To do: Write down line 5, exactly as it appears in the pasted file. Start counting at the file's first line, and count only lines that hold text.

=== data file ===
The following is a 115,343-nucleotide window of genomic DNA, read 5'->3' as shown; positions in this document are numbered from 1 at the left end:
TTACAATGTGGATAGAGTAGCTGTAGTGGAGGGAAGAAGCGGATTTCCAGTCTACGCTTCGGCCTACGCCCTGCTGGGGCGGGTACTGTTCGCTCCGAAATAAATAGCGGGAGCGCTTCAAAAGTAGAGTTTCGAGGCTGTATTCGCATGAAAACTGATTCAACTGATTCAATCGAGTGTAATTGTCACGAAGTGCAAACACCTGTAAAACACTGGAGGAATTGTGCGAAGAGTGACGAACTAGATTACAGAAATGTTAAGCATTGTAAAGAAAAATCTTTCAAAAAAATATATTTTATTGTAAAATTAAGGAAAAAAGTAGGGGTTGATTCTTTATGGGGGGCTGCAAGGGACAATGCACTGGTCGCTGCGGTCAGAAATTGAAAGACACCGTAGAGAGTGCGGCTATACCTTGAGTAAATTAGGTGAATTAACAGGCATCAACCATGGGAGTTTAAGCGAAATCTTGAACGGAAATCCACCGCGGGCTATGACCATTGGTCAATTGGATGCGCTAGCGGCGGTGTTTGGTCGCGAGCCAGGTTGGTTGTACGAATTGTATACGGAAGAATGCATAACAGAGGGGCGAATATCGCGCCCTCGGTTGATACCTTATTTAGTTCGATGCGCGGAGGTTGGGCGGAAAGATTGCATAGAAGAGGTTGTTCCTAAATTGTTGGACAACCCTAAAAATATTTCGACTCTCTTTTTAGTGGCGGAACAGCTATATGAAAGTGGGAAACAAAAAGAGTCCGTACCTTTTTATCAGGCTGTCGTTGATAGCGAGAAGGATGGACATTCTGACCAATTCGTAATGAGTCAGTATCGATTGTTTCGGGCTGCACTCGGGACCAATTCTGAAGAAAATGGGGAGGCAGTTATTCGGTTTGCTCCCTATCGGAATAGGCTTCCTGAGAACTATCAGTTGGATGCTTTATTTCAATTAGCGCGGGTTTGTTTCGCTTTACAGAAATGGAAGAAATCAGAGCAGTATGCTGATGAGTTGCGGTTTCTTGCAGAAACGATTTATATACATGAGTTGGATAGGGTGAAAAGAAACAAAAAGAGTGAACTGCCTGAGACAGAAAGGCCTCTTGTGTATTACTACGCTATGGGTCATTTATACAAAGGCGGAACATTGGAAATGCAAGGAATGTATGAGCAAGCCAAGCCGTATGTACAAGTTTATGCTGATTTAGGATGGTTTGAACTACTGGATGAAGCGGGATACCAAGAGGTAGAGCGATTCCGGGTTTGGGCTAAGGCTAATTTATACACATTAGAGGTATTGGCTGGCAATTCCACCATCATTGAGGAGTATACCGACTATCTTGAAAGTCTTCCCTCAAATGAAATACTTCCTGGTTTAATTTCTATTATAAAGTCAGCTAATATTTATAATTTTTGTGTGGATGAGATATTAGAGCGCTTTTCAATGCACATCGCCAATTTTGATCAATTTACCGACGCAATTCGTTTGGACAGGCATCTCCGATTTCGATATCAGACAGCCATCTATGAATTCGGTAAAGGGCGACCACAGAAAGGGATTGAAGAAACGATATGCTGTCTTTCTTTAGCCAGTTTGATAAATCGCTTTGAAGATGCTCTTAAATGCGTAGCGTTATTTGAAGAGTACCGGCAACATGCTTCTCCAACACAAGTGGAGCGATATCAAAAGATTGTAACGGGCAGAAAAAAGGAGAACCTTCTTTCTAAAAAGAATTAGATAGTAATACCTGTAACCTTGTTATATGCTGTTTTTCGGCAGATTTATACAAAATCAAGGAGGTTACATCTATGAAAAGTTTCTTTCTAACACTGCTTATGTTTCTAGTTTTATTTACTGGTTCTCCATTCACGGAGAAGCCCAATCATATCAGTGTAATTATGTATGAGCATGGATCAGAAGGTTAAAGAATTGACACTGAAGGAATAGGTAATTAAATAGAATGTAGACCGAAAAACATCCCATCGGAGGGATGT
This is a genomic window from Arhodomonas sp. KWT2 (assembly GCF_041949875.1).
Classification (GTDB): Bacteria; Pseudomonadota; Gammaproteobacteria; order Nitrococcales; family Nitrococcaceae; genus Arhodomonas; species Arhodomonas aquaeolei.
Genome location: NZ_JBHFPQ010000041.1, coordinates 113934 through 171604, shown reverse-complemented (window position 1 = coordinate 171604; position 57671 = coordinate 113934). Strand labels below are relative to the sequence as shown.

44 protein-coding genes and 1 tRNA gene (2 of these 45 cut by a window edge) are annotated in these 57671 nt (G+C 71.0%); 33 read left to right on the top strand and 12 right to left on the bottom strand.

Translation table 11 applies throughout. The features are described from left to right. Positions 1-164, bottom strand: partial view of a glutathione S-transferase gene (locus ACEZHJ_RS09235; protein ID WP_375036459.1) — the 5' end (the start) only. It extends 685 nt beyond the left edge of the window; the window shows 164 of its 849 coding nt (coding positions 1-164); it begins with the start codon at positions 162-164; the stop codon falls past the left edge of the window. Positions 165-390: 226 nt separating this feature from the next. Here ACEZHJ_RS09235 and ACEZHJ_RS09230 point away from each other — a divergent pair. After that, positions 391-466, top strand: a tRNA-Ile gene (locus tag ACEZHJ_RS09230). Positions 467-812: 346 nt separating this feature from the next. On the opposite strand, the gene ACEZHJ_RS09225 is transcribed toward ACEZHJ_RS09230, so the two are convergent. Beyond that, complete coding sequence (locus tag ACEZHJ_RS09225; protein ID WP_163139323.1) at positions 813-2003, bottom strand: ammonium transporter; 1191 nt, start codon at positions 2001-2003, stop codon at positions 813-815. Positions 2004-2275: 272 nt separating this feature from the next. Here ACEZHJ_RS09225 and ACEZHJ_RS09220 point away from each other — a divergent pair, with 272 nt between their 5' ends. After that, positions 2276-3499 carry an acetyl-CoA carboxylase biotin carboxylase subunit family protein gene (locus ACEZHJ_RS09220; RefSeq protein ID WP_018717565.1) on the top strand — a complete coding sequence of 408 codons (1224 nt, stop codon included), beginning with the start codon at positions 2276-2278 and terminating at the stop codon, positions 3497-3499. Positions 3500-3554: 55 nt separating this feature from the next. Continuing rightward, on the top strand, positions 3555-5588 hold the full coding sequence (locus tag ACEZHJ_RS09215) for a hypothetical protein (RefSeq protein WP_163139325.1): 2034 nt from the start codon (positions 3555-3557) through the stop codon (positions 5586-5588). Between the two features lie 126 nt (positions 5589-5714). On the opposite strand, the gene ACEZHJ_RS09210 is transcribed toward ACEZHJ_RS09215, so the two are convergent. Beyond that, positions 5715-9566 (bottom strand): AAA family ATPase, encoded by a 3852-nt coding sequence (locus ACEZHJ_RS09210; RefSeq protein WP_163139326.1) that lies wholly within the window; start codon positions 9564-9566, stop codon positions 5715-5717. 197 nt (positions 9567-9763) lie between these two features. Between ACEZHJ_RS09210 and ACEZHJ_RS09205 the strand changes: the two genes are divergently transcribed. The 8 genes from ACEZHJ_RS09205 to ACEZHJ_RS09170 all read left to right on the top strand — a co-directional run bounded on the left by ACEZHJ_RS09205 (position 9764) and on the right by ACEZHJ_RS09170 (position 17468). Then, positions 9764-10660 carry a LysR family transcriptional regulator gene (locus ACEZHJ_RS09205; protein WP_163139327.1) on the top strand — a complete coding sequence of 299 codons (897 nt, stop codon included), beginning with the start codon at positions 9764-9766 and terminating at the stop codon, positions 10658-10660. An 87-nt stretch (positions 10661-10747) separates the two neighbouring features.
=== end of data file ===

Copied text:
Genome location: NZ_JBHFPQ010000041.1, coordinates 113934 through 171604, shown reverse-complemented (window position 1 = coordinate 171604; position 57671 = coordinate 113934). Strand labels below are relative to the sequence as shown.